"To continue with your crime analogue, let’s take the still controversial President Kennedy assassination. The President is riding through Dallas. Suddenly, a piece of lead shaped like a bullet strikes his head and kills him. I would logically conclude that this act was committed by an intelligent being. In other words "Oswald did it." However let’s say that someone would claim that involving an intelligent being is entirely unnecessary. There is no reason why a meteorite shaped exactly like a bullet could not have caused the President’s death. Would this be accepted by the police? Is this somehow a more rational and scientific point of view?

This is exactly how I feel when debating evolution. An evolutionist will claim that involving an intelligent designer is entirely unnecessary to account for life; a natural process, however poorly understood or unlikely, could somehow have done it. Maybe. But why does he have to insist on that? Why not reach the apparently simple, obvious conclusion, accepted by everyone before Darwin, that there exists an intelligent designer who created life – in other words "God did it"? I cannot help but feel some sort of mental block is in involved here; a profound emotional denial."

You said: "Suddenly, a piece of lead shaped like a bullet strikes his head and kills him. I would logically conclude that this act was committed by an intelligent being."

Why? You're not making that conclusion based on that simple analyzation, there are numerous unstated pieces of information that are involved. One, bullets often come from guns fired by people. Two, people are generally intelligent beings. Three, the President of the United States is not an unusual target for assassins, etc.

If you knew nothing of bullets and you knew nothing of politics or people then that initial statement that a "piece of metal struck a guy in a car" could easily be explained by a meteorite. Only once you have all that additional information does it make sense to posit an intelligence out there with an intent to kill.

Before you can posit an intelligent creator you need to have at least some of those kinds of similar information. How did it do the creating? Why did it do the creating? Is there an intent with creation? What is this intelligence? How does it work?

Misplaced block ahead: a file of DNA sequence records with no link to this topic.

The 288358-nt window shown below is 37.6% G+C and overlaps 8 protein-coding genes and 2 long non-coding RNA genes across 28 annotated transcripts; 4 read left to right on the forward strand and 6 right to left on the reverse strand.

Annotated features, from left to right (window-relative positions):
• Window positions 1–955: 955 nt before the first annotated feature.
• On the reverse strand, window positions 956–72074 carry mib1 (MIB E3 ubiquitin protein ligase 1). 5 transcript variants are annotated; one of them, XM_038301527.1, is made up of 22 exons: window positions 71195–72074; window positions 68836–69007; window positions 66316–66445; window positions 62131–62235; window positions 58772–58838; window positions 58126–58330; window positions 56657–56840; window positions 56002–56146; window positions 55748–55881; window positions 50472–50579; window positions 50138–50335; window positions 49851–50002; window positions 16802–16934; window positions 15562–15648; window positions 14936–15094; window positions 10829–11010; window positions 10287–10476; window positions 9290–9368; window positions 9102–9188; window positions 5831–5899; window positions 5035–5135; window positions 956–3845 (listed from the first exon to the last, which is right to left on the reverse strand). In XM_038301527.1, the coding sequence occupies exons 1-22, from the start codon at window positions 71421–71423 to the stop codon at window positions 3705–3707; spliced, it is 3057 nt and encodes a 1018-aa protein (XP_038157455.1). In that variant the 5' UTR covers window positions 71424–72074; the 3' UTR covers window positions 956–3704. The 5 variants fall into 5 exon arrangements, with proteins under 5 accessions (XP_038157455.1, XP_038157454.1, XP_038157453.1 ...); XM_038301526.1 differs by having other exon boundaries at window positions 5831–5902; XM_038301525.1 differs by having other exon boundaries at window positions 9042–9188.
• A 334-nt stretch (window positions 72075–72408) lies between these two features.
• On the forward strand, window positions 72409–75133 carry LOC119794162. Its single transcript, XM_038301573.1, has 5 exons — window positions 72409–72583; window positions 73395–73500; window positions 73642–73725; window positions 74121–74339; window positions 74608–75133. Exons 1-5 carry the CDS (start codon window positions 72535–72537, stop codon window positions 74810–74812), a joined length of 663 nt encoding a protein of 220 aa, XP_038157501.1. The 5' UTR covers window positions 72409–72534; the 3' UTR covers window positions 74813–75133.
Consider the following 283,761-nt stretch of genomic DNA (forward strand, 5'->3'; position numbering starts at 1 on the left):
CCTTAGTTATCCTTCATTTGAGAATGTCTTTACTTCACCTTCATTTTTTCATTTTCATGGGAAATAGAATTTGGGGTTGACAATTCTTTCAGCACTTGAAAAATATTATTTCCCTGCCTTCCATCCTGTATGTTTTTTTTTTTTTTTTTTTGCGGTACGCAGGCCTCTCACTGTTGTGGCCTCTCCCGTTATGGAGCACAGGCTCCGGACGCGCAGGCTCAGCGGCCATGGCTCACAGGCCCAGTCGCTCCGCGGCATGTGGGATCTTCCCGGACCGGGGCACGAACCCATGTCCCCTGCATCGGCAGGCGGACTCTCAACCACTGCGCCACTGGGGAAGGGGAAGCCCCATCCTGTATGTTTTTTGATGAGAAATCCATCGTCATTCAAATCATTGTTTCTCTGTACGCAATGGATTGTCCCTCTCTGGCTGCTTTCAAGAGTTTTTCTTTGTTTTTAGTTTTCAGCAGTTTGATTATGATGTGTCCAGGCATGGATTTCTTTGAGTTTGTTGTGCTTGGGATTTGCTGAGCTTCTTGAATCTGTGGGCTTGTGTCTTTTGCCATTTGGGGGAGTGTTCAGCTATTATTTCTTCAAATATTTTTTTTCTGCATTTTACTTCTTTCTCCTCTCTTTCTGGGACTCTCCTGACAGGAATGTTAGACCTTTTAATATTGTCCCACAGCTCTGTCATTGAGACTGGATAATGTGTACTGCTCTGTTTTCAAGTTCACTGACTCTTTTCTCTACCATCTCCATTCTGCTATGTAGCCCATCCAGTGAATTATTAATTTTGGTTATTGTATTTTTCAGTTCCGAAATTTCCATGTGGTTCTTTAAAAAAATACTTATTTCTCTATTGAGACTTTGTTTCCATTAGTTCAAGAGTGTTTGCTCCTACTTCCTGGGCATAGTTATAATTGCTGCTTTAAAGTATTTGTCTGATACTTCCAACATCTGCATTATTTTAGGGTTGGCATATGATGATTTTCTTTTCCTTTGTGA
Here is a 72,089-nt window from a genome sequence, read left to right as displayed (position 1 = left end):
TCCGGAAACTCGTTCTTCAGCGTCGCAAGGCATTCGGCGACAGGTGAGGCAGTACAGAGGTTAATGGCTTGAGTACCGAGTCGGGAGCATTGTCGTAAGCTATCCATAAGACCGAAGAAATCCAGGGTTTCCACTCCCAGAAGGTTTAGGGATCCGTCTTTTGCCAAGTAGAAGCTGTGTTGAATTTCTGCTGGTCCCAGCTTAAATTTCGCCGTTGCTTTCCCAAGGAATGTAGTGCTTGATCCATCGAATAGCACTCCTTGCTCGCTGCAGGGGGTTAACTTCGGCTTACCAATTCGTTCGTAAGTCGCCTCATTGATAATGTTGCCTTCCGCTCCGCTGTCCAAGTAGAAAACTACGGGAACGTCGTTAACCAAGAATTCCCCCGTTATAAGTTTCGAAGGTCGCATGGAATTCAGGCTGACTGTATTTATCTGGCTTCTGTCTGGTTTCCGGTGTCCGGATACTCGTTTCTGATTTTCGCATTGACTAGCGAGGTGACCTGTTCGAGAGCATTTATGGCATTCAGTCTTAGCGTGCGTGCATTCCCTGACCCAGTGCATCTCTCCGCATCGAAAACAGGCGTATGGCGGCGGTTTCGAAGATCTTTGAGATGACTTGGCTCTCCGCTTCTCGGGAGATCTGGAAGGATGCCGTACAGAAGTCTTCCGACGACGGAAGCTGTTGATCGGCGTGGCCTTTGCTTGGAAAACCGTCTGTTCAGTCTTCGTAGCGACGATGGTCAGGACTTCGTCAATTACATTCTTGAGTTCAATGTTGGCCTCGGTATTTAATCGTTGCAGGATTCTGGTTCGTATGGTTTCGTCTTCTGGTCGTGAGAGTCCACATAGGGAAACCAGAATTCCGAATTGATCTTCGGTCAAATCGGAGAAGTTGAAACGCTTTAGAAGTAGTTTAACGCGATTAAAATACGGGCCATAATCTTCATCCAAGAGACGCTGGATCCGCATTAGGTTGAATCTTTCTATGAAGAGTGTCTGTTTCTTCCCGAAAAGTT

You don't have any of that information and that is why science cannot seriously posit it. Science sticks to the facts. It is a deeply conservative methodology in that way.

"I cannot help but feel some sort of mental block is in involved here; a profound emotional denial."

I don't think you understand how science operates. Science is not in the business of telling you absolute Truth (with a capital T) or how to live your life or what politics to follow. It is a conservative methodology which follows the known facts and makes theories based on what is known. It may be wrong it may be right, but either way its methodology is certainly a rational one.

What a belief in God is is a step away from the conservative rational methodology to what one believes is correct anyway. It is an assumption found without conclusive evidence. People who follow strict scientism though cannot make that jump. They follow that conservative methodology even into their personal lives and beliefs. It is more often a love for science and rationalism than an attack on God which leads people to rational atheism. It is the outcome of purely rational conservative thought.

17 comments:

B. Spinoza said...

The way I've been defining God, the correct way is not "God did it", rather it's "It is God". Science is trying to find God by studying God as it physically manifests itself. While philosophy/theology studies God as it mentally manifests itself. And since God is really one, both are looking at the same thing viewed from different perspectives

Jewish Atheist said...

Let me rewrite that for you, Dr. Spinoza:

The way I've been defining Nature, the correct way is not "Nature did it", rather it's "It is Nature". Science is trying to find Nature by studying Nature as it physically manifests itself. While philosophy/theology studies Nature as it mentally manifests itself. And since Nature is really one, both are looking at the same thing viewed from different perspectives

Any difference?

B. Spinoza said...

Now I'm a Doctor? I don't even have a graduate degree. In fact, I barely graduated from college :)

But to answer your question, Dr. Atheist: